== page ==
Wednesday, November 28, 2007

[Essay] The Paradox Of Our Time In History

I got this from an e-mail message and I believe this one is worth sharing not only to the people in my address book but to the whole world as well.  It is a really simple message but if you really read the quoted passage below, you’ll be amazed at how much you can learn from it and hopefully do something to prove this man wrong.  As for me, I’m going to try. 

            “The paradox of our time in history is that we have taller buildings but shorter tempers, wider freeways but narrower viewpoints.  We spend more but have less, we buy more but enjoy less.  We have bigger houses and smaller families, more conveniences but less time.  We have more degrees but less sense, more knowledge but less judgment, more medicine but less wellness.

            We drink too much, smoke too much, spend too recklessly, laugh too little, drive too fast, get too angry, stay up too late, get up too tired, read too little, watch TV too much, and pray too seldom.

            We have multiplied our possessions, but reduced our values.  We talk too much, love too seldom, and hate too often.

            We’ve learned how to make a living, but not a life.  We’ve added years to life not life to years.  We’ve been all the way to the moon and back, but have trouble crossing the street to meet a new neighbor.  We conquered outer space but not inner space.  We’ve done larger things, but not better things.

            We’ve cleaned up the air, but polluted our soul.  We’ve conquered the atom, but not our prejudice.  We write more but learn less.  We plan more but accomplish less.  We’ve learned to rush but not to wait.  We build more computers to hold more information, to produce more copies than ever, but we communicate less.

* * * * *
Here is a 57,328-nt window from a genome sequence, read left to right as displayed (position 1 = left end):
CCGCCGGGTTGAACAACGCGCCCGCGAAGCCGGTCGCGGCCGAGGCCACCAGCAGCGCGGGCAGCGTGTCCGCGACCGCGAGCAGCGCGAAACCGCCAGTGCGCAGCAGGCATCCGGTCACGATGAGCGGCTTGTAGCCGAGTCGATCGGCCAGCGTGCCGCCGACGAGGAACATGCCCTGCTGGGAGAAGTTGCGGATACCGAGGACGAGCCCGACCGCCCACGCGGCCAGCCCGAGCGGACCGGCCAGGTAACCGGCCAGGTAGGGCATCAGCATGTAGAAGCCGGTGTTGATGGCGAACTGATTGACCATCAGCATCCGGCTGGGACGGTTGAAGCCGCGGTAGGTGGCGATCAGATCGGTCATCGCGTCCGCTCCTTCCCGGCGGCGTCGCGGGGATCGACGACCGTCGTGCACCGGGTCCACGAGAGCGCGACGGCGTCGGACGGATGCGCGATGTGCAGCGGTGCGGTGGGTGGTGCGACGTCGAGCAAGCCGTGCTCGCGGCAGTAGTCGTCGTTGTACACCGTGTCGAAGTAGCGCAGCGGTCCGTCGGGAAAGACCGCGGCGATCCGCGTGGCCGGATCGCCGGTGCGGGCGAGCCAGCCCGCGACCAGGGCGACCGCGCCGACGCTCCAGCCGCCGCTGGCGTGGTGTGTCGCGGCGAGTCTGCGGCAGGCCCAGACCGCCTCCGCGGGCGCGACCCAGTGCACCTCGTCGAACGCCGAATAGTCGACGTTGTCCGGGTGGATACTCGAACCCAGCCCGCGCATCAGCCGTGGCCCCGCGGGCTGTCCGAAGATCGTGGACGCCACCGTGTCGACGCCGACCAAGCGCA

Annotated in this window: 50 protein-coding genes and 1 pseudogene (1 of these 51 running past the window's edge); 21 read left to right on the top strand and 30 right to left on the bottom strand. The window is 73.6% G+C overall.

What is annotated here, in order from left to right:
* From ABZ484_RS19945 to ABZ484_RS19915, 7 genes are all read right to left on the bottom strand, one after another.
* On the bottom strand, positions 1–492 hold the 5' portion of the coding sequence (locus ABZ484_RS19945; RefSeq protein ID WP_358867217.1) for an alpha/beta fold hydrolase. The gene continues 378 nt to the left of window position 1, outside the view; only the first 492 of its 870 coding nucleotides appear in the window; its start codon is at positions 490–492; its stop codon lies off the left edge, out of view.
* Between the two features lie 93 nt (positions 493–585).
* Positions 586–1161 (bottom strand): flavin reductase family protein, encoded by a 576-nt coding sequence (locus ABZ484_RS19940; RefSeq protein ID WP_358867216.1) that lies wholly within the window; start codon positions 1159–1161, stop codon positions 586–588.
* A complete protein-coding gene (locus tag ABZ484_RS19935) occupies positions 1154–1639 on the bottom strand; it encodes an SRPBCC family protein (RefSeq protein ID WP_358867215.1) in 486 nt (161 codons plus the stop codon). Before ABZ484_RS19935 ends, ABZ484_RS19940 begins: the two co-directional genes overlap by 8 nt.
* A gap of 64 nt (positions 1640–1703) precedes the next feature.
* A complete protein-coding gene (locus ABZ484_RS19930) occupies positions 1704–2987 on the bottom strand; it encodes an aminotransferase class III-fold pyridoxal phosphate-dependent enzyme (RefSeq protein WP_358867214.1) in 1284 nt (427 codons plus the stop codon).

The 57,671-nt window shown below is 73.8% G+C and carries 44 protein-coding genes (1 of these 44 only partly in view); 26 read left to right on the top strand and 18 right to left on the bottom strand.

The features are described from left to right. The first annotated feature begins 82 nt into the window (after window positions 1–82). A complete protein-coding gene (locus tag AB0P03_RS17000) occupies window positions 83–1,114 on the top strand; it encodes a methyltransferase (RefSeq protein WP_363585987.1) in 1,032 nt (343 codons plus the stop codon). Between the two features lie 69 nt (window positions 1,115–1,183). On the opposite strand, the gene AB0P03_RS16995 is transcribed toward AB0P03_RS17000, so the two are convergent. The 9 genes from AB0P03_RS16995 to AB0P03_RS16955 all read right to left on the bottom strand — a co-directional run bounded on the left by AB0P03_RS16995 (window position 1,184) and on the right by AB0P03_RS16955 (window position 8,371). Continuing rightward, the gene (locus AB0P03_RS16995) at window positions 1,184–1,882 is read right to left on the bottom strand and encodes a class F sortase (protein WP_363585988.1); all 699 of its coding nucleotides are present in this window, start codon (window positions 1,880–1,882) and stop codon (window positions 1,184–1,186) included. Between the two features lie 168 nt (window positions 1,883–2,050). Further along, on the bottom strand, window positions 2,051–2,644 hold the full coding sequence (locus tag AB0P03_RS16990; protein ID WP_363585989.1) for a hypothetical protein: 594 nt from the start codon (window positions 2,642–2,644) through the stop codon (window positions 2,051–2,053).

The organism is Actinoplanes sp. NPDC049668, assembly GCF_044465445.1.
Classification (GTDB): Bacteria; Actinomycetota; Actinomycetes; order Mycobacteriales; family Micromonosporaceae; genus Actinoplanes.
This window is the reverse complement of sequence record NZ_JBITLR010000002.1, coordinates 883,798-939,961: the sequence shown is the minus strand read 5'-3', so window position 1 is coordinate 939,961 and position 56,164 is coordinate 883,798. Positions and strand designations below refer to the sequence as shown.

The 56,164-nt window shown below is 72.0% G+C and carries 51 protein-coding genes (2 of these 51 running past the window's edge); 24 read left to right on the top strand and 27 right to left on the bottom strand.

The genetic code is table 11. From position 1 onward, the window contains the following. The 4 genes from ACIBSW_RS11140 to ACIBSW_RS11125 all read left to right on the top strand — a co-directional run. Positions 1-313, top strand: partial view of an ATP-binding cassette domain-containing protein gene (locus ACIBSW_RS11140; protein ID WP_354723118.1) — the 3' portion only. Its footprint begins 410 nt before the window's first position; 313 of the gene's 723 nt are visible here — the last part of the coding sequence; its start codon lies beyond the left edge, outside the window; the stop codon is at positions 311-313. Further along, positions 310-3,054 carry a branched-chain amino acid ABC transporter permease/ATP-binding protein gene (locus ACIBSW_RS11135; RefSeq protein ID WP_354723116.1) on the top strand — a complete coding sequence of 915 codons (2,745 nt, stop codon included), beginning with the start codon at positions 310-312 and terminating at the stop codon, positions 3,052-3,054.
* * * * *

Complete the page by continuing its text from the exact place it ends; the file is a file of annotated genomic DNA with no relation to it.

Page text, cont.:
These are the times of fast foods and slow digestion, big men and small character, steep profits and shallow relationships.  These are the days of two incomes but more divorce, fancier houses, but broken homes.  These are the days of quick trips, disposable diapers, throwaway morality, one night stands, overweight bodies, and pills that do everything from cheer, to quiet, to kill.  It is a time when there is much in the showroom and nothing in the stockroom. 

            Remember to spend some time with your loved ones, because they are not going to be around forever.  Remember to say a kind word to someone who looks up to you in awe, because that little person soon will grow up and leave your side.  Remember to give a warm hug to the one next to you, because that is the only treasure you can give with your heart and it doesn’t cost a cent.  Remember to say ‘I love you’ to your partner and your loved ones, but most of all mean it. A kiss and an embrace will mend hurt when it comes from deep inside of you.  Remember to hold hands and cherish the moment for someday that person will not be there again.  Give time to love, give time to speak.  And give time to share the precious thoughts in your mind. 

And always remember that life is not measured by the number of breaths we take, but by the moments that take our breath away.” – George Carlin, a Comedian of the 70’s and 80’s.

Yeah, I’ll try to be a little bit more patient everyday, to spend only on the things I need and can actually enjoy, to get at least eight to ten hours of sleep every night by sleeping early and yes, waking up early for a little quiet time for myself while having breakfast in the garden, with the calming sound of bird song accompanying the rising sun as I give thanks for the mere fact that I’m still alive to enjoy another quiet breakfast in my garden… another day to enjoy, explore, and do the things I love to do.  Another day to kiss and hug those I love… another day to just be and to enjoy quiet moments like these before the world wakes up and I have to go about the rest of the day in a mild whirlwind of deadline pressures, of the incessant ringing of the telephone, and of people rushing to and fro.